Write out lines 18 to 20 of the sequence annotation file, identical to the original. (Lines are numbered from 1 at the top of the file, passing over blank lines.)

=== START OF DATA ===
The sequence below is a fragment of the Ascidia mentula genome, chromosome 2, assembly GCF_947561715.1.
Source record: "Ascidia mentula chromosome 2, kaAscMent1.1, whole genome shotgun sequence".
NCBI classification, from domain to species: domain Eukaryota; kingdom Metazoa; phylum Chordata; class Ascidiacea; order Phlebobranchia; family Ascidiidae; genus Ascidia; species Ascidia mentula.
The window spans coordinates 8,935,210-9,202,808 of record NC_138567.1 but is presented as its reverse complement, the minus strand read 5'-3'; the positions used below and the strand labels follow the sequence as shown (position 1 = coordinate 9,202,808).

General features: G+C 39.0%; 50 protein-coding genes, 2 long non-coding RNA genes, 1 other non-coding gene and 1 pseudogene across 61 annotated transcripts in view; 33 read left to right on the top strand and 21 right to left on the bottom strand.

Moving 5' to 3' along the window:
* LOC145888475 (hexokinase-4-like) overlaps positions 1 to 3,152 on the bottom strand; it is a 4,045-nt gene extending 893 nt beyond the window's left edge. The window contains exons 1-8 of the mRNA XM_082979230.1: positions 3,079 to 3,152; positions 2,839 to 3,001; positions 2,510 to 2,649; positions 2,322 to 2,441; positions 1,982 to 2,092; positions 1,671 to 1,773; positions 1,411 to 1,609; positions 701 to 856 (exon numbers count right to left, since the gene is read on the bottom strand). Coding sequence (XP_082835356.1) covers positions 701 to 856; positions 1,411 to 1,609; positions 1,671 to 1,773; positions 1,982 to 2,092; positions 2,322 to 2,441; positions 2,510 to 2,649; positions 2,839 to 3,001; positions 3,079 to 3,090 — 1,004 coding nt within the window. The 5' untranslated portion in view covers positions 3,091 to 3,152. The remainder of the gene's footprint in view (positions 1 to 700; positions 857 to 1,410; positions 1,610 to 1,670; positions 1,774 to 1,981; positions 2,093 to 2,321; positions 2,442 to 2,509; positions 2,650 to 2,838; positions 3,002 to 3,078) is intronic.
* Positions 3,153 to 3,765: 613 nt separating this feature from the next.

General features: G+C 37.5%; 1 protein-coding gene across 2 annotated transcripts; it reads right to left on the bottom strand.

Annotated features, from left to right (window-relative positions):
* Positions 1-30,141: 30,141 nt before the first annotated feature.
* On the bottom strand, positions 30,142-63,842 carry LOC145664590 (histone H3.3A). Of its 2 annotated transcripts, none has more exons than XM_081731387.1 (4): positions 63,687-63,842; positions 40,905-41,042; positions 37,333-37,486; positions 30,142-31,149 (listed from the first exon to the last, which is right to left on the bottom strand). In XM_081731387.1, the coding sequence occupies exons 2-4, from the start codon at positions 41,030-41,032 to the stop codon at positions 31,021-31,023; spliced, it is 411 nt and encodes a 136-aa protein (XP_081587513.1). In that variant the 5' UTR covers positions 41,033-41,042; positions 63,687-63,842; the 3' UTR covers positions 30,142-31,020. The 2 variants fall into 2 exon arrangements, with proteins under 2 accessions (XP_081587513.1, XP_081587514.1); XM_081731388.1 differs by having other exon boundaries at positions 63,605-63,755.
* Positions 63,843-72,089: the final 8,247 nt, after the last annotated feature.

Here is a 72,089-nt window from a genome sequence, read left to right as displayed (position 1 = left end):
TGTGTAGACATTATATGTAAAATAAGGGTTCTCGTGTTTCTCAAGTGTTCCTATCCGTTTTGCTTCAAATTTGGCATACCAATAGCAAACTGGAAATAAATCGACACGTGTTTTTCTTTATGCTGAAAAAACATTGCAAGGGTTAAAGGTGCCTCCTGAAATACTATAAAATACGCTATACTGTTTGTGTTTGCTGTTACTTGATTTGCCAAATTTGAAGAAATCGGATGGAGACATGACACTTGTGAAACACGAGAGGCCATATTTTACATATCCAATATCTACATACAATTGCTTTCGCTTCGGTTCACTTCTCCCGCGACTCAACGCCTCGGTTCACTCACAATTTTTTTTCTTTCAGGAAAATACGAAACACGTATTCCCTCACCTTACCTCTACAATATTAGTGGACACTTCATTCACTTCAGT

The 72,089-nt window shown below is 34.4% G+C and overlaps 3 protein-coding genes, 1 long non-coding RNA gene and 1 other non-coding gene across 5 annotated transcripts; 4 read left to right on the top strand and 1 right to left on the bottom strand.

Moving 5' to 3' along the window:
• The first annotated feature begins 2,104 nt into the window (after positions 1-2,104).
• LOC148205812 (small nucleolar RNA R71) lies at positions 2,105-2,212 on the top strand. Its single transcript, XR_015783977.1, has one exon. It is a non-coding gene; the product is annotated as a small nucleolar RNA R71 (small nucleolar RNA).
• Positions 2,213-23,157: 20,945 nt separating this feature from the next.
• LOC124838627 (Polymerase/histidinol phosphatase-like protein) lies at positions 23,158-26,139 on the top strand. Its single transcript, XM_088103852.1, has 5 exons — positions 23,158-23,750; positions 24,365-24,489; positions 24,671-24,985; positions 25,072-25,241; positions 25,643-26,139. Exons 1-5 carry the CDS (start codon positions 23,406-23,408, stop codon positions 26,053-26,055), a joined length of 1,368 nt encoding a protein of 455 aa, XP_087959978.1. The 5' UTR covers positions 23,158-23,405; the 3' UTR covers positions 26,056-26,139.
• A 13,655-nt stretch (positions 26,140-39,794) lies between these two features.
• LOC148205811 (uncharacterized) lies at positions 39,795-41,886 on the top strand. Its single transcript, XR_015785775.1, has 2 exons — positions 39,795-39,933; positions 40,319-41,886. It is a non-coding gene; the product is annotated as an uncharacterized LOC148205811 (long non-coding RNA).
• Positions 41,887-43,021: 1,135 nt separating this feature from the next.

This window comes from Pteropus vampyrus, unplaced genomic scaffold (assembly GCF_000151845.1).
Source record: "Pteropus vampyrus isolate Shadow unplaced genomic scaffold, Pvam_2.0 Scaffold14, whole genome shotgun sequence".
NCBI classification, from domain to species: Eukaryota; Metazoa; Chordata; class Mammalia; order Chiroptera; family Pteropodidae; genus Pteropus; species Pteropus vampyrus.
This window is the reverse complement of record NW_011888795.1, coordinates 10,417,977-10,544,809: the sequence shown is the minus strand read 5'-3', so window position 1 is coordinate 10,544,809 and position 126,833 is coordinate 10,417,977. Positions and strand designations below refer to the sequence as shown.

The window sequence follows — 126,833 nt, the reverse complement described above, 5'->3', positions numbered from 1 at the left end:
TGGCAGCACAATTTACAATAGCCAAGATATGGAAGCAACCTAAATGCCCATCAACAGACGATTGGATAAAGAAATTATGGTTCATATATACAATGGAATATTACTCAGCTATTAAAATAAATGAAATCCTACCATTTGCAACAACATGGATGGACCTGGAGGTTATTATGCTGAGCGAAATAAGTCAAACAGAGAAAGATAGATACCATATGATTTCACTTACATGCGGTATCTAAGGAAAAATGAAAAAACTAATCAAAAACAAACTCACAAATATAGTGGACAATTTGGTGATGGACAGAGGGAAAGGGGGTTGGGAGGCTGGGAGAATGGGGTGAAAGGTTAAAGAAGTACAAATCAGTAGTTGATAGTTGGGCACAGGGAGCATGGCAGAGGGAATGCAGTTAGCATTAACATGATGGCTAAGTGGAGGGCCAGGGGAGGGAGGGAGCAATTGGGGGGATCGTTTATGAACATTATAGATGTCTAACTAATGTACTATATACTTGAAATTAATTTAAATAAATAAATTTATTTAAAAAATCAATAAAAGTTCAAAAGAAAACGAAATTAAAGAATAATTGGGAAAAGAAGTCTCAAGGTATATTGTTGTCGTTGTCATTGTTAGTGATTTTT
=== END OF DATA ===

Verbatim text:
• The first annotated feature begins 2,104 nt into the window (after positions 1-2,104).
• LOC148205812 (small nucleolar RNA R71) lies at positions 2,105-2,212 on the top strand. Its single transcript, XR_015783977.1, has one exon. It is a non-coding gene; the product is annotated as a small nucleolar RNA R71 (small nucleolar RNA).
• Positions 2,213-23,157: 20,945 nt separating this feature from the next.